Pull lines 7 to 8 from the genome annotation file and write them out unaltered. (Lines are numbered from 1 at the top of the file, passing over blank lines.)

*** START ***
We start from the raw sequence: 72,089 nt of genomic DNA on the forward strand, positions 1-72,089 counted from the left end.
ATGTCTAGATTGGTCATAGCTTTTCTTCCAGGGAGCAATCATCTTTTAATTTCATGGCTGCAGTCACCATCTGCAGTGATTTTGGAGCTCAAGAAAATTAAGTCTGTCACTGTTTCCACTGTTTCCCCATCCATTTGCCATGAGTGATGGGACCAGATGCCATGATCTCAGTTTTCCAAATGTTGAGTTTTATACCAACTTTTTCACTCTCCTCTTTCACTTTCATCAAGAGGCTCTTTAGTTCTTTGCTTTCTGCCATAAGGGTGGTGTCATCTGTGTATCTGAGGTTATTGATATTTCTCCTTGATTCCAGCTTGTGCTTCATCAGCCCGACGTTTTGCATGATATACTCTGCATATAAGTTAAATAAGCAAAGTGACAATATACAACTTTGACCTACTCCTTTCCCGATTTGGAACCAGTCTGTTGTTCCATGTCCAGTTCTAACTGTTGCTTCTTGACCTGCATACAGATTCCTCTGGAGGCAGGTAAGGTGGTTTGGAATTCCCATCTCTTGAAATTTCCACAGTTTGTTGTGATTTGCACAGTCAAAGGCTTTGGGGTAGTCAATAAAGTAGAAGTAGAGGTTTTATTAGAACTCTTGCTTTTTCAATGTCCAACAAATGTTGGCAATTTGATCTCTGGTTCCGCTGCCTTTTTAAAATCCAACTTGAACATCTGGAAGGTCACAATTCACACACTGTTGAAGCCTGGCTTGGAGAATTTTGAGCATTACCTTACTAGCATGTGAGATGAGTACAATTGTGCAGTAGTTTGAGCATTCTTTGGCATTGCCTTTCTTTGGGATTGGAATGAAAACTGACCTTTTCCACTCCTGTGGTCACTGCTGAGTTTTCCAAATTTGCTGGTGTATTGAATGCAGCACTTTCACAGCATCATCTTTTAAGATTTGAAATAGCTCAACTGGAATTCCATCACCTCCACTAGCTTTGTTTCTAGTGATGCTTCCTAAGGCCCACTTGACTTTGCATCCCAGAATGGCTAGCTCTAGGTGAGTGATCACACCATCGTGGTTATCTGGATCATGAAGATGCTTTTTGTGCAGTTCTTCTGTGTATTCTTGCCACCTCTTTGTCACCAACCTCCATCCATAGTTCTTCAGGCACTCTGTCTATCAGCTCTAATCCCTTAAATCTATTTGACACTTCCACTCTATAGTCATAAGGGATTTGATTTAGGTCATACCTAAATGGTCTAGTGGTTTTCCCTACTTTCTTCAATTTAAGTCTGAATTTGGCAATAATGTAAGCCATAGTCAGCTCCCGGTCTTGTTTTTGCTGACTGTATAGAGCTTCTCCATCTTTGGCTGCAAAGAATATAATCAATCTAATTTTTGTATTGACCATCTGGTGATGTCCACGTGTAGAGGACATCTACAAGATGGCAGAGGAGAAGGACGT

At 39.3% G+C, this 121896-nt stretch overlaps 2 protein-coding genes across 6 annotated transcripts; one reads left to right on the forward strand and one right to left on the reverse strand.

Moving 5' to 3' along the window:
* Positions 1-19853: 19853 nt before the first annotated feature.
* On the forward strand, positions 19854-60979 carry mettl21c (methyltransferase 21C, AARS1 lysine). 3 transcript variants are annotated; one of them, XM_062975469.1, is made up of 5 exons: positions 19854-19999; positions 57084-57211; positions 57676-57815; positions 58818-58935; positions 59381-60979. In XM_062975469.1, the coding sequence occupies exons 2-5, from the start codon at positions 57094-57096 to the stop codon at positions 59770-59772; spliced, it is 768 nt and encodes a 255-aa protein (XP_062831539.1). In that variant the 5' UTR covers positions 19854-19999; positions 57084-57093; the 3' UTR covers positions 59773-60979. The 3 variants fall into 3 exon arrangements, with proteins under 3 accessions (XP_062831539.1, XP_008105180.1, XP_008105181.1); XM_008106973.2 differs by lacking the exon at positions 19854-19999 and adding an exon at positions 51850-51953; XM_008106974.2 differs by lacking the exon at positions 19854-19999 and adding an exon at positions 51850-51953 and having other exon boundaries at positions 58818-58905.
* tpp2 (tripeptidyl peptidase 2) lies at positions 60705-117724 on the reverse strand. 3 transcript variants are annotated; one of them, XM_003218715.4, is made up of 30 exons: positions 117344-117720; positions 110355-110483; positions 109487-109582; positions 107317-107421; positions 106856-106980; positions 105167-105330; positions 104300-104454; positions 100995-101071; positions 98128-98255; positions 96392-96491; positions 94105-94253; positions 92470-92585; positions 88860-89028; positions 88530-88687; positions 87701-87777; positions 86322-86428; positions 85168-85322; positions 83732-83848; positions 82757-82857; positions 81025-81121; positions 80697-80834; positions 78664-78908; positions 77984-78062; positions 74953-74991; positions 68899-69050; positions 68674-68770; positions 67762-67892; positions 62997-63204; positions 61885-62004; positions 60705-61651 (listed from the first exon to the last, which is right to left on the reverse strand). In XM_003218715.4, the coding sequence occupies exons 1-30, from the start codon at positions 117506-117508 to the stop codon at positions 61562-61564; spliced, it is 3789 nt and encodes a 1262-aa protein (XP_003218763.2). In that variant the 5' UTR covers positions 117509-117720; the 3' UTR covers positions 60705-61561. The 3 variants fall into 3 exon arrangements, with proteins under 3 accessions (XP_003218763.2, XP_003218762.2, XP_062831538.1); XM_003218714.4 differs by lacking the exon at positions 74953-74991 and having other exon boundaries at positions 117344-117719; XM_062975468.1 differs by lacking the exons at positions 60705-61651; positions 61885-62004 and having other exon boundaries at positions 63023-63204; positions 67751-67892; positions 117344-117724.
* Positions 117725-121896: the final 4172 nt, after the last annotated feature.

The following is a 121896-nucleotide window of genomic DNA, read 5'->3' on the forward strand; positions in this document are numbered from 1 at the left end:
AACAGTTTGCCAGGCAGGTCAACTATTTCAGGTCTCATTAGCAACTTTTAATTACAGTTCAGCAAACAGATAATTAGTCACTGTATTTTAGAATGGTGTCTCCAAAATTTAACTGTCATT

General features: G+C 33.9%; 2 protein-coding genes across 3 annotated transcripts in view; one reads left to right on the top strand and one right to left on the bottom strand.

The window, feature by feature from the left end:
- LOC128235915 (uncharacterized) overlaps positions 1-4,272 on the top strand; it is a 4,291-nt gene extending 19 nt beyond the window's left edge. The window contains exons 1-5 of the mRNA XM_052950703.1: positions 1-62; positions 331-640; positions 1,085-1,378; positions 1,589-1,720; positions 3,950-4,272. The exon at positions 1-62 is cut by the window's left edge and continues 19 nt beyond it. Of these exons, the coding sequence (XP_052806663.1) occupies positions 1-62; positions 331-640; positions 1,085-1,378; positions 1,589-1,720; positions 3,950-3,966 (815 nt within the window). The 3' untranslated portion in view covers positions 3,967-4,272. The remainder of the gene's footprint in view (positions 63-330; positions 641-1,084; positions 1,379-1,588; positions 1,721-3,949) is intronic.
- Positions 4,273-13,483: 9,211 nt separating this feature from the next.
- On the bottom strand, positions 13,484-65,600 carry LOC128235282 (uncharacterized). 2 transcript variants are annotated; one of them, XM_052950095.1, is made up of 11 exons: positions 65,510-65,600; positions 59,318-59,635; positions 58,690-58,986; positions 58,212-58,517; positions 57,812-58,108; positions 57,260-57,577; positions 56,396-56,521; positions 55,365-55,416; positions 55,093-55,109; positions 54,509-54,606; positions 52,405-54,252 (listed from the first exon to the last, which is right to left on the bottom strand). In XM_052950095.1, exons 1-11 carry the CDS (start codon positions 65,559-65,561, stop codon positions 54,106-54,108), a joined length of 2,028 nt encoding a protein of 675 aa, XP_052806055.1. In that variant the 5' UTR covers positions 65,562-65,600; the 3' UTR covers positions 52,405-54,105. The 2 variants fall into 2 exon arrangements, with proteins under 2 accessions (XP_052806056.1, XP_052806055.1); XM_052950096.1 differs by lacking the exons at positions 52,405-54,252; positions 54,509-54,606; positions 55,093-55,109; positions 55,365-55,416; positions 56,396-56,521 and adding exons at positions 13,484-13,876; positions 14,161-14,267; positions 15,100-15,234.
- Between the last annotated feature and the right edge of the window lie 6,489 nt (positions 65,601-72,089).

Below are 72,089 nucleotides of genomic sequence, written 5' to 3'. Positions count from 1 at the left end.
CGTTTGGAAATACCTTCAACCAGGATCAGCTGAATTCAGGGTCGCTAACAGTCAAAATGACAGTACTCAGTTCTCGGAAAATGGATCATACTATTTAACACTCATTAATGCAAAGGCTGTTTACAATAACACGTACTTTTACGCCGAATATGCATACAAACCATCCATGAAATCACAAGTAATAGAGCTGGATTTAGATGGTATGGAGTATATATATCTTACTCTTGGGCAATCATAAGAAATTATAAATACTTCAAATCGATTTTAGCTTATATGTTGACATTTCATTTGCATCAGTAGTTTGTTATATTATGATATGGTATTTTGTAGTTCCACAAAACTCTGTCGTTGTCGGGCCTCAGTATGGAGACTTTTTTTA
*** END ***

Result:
* tpp2 (tripeptidyl peptidase 2) lies at positions 60705-117724 on the reverse strand. 3 transcript variants are annotated; one of them, XM_003218715.4, is made up of 30 exons: positions 117344-117720; positions 110355-110483; positions 109487-109582; positions 107317-107421; positions 106856-106980; positions 105167-105330; positions 104300-104454; positions 100995-101071; positions 98128-98255; positions 96392-96491; positions 94105-94253; positions 92470-92585; positions 88860-89028; positions 88530-88687; positions 87701-87777; positions 86322-86428; positions 85168-85322; positions 83732-83848; positions 82757-82857; positions 81025-81121; positions 80697-80834; positions 78664-78908; positions 77984-78062; positions 74953-74991; positions 68899-69050; positions 68674-68770; positions 67762-67892; positions 62997-63204; positions 61885-62004; positions 60705-61651 (listed from the first exon to the last, which is right to left on the reverse strand). In XM_003218715.4, the coding sequence occupies exons 1-30, from the start codon at positions 117506-117508 to the stop codon at positions 61562-61564; spliced, it is 3789 nt and encodes a 1262-aa protein (XP_003218763.2). In that variant the 5' UTR covers positions 117509-117720; the 3' UTR covers positions 60705-61561. The 3 variants fall into 3 exon arrangements, with proteins under 3 accessions (XP_003218763.2, XP_003218762.2, XP_062831538.1); XM_003218714.4 differs by lacking the exon at positions 74953-74991 and having other exon boundaries at positions 117344-117719; XM_062975468.1 differs by lacking the exons at positions 60705-61651; positions 61885-62004 and having other exon boundaries at positions 63023-63204; positions 67751-67892; positions 117344-117724.
* Positions 117725-121896: the final 4172 nt, after the last annotated feature.